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GP Week : Issue 169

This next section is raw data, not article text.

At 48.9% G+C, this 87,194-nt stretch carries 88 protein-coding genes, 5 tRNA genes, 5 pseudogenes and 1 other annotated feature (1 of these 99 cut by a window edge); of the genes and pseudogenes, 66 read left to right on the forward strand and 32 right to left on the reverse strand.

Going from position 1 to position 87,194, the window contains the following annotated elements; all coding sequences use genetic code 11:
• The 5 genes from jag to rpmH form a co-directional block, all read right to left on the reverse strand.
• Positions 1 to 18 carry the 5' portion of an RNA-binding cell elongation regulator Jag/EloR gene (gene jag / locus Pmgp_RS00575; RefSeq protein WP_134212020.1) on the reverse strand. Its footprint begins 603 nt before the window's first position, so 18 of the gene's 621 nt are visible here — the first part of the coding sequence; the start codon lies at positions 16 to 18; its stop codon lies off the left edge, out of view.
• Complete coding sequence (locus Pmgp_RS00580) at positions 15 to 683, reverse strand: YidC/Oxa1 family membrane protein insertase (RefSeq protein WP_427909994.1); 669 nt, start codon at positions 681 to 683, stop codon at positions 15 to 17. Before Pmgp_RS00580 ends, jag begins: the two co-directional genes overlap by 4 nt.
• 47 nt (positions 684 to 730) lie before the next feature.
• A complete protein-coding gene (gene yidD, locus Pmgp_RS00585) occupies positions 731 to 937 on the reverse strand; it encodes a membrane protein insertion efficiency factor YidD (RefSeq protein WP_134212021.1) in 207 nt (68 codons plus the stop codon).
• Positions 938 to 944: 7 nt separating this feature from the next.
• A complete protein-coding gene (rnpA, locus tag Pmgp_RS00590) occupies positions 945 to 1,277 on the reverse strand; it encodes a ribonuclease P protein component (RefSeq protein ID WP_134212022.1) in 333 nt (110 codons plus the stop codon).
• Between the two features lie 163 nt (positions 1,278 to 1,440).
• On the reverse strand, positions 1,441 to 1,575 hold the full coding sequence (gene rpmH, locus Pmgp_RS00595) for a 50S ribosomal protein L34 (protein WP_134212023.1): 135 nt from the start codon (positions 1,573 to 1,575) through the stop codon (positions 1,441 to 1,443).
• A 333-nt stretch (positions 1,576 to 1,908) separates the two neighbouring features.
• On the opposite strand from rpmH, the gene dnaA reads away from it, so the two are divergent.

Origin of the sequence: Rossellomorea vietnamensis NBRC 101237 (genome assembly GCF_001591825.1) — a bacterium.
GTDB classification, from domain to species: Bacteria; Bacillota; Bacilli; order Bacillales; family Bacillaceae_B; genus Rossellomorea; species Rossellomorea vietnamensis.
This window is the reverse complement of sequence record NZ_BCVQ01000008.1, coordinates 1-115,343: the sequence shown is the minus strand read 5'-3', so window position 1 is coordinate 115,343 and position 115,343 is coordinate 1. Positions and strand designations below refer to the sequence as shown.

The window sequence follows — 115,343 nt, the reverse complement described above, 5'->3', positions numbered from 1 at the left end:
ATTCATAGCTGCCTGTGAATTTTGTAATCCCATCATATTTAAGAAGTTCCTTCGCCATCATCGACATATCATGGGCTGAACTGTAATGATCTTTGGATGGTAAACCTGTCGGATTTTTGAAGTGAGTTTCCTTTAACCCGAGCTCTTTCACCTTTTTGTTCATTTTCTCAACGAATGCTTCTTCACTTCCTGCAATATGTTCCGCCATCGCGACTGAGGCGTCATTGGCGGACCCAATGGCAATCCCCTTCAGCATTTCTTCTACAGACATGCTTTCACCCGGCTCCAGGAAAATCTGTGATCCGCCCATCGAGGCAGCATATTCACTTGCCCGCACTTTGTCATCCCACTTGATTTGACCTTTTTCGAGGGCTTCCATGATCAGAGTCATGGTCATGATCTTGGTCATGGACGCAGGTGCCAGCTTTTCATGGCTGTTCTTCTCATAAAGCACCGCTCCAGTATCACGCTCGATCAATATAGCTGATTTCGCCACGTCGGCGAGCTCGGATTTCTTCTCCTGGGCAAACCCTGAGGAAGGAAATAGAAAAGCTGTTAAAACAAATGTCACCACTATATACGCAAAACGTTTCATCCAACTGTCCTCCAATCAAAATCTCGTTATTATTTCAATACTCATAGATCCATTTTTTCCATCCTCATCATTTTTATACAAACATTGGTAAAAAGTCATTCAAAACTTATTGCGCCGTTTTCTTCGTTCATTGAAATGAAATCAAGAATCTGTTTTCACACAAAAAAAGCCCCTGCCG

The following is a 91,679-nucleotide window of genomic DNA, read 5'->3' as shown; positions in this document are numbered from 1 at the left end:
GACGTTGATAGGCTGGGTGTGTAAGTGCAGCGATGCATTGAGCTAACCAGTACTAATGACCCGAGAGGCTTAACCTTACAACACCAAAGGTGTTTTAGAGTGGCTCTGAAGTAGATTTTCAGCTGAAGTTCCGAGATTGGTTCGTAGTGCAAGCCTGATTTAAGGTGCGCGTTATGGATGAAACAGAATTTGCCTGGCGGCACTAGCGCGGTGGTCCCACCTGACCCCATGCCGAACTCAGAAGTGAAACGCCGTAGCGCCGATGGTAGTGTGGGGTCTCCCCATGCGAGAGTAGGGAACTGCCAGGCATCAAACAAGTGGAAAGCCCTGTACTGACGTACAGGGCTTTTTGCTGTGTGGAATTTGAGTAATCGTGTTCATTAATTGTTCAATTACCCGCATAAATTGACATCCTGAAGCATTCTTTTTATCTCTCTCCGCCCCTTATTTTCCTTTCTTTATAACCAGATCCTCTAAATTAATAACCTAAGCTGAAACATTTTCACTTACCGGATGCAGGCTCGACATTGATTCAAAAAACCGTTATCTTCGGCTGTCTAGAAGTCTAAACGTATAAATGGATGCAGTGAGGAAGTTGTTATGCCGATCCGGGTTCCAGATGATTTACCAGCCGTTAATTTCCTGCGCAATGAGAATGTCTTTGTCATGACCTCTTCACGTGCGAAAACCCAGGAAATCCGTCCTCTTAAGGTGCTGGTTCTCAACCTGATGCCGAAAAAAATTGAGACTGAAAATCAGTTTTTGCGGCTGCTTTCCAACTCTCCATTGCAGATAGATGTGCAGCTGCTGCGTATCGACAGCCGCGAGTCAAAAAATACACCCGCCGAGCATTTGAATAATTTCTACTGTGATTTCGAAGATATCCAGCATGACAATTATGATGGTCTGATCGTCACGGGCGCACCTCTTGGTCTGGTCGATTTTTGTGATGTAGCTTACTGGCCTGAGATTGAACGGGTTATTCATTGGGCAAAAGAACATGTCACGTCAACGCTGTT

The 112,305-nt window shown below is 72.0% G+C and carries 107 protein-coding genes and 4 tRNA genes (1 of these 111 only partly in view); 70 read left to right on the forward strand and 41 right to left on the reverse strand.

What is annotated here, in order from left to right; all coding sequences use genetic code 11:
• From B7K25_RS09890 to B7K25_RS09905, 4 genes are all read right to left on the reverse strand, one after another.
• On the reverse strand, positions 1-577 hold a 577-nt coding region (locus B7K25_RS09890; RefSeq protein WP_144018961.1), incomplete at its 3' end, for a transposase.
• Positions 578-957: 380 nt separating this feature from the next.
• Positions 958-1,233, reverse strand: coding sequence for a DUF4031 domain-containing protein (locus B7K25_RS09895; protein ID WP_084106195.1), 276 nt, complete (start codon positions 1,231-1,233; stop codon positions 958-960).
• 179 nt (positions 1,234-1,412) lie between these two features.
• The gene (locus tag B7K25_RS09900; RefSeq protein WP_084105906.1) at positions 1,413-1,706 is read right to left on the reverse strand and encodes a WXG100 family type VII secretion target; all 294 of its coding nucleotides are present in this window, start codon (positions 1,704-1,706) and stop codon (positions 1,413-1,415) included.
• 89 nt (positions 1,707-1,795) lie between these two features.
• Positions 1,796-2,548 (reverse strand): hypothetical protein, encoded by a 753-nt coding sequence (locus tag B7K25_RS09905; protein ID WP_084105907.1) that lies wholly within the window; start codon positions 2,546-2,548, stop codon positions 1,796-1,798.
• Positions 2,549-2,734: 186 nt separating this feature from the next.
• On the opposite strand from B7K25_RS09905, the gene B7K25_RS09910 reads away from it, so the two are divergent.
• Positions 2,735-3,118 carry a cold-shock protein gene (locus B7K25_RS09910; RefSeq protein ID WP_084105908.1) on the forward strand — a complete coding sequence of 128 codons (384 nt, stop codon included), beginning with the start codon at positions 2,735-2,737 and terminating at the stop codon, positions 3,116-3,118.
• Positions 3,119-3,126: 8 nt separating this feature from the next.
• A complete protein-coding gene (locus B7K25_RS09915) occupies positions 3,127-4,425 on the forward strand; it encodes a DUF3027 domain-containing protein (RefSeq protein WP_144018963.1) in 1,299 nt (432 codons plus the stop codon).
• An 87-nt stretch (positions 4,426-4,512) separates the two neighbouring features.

22 GPWEEK.com // PARTNERS: To Dorna, the show is everything. That’s why we have CRT bikes, to boost grid numbers, make it look better – even if they make no difference to the racing. That’s why – or certainly a big part of why – they want to introduced a control ECU; to make the racing closer. You can imagine the dismay in the management suites at Aragon, when iffy conditions meant hardly any bikes on the track for a full practice session. Watching an empty track is not much of a show for the fans. Especially since the same thing happened for two out of four sessions at Misano two weeks ago. And at Jerez at the start of the year. The reason is another Dorna rule, introduced ostensibly to save costs, but also to close up the competition. Control tyres. There just aren’t enough wet tyres to cope. The first time this year was at Jerez, with just eight riders out in the first free practice, almost all CRT riders and most running only a handful of laps while Stoner, Pedrosa, Lorenzo, Rossi etc – the people the fans want to see – sat in their garages looking glum. It happened again at Misano first and even second free practices: nine and 11 riders respectively. And again at Aragon last weekend – nine riders, and certainly not all at the same time. Often as not, there were only one or two running, and sometimes none. And again no factory bikes except the two Ducatis. Partly it’s because it wasn’t fully wet. Certainly too wet for slicks, but dry enough to tear up wet tyres. How about giving them some cut slicks or intermediates when it’s like that? Pointless, the riders agreed. You’d never race on them, given flag-to-flag rules. The only point, as Dovizioso said, would be to run qualifying laps, in those particular conditions. But to a man they hate losing track time. Give them more wet tyres and they’d happily tear them up, then come and get some more. All track time is valuable, especially when they only get a little more than three-and-a- half hours before each race. Tyre allocation at present is ten rear and nine front slicks per weekend, plus five wets, with just one extra if all sessions are wet. New this year there is a choice of two wet compounds, under certain circumstances. But the spectators have no choice, but to watch an empty track. Time, methinks, for Dorna to do something about it. Control weather, perhaps. OPINION MICHAEL SCOTT MotoGP Editor WHEN THE SHOW WON'T GO OPINION